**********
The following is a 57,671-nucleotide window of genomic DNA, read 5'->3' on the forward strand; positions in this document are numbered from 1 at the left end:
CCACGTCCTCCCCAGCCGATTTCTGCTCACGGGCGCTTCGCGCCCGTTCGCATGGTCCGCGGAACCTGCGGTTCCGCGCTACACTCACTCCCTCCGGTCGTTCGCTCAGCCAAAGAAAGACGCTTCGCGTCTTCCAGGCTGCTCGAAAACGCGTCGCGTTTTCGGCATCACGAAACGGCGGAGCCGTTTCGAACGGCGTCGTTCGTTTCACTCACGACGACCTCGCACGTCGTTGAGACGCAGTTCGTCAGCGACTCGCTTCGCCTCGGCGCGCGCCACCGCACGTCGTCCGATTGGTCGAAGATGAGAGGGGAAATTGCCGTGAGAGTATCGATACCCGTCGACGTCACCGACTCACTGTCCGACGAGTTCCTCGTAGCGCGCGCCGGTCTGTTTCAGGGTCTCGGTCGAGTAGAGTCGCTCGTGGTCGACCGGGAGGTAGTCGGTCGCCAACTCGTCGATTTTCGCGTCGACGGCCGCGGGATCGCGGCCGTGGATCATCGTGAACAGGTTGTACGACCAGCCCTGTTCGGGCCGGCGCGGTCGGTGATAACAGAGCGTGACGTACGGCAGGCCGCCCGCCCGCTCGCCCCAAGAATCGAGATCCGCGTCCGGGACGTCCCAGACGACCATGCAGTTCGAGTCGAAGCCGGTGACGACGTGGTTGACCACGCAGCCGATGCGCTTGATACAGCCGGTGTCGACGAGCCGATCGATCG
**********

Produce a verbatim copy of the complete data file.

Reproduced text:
The following is a 57,671-nucleotide window of genomic DNA, read 5'->3' on the forward strand; positions in this document are numbered from 1 at the left end:
CCACGTCCTCCCCAGCCGATTTCTGCTCACGGGCGCTTCGCGCCCGTTCGCATGGTCCGCGGAACCTGCGGTTCCGCGCTACACTCACTCCCTCCGGTCGTTCGCTCAGCCAAAGAAAGACGCTTCGCGTCTTCCAGGCTGCTCGAAAACGCGTCGCGTTTTCGGCATCACGAAACGGCGGAGCCGTTTCGAACGGCGTCGTTCGTTTCACTCACGACGACCTCGCACGTCGTTGAGACGCAGTTCGTCAGCGACTCGCTTCGCCTCGGCGCGCGCCACCGCACGTCGTCCGATTGGTCGAAGATGAGAGGGGAAATTGCCGTGAGAGTATCGATACCCGTCGACGTCACCGACTCACTGTCCGACGAGTTCCTCGTAGCGCGCGCCGGTCTGTTTCAGGGTCTCGGTCGAGTAGAGTCGCTCGTGGTCGACCGGGAGGTAGTCGGTCGCCAACTCGTCGATTTTCGCGTCGACGGCCGCGGGATCGCGGCCGTGGATCATCGTGAACAGGTTGTACGACCAGCCCTGTTCGGGCCGGCGCGGTCGGTGATAACAGAGCGTGACGTACGGCAGGCCGCCCGCCCGCTCGCCCCAAGAATCGAGATCCGCGTCCGGGACGTCCCAGACGACCATGCAGTTCGAGTCGAAGCCGGTGACGACGTGGTTGACCACGCAGCCGATGCGCTTGATACAGCCGGTGTCGACGAGCCGATCGATCG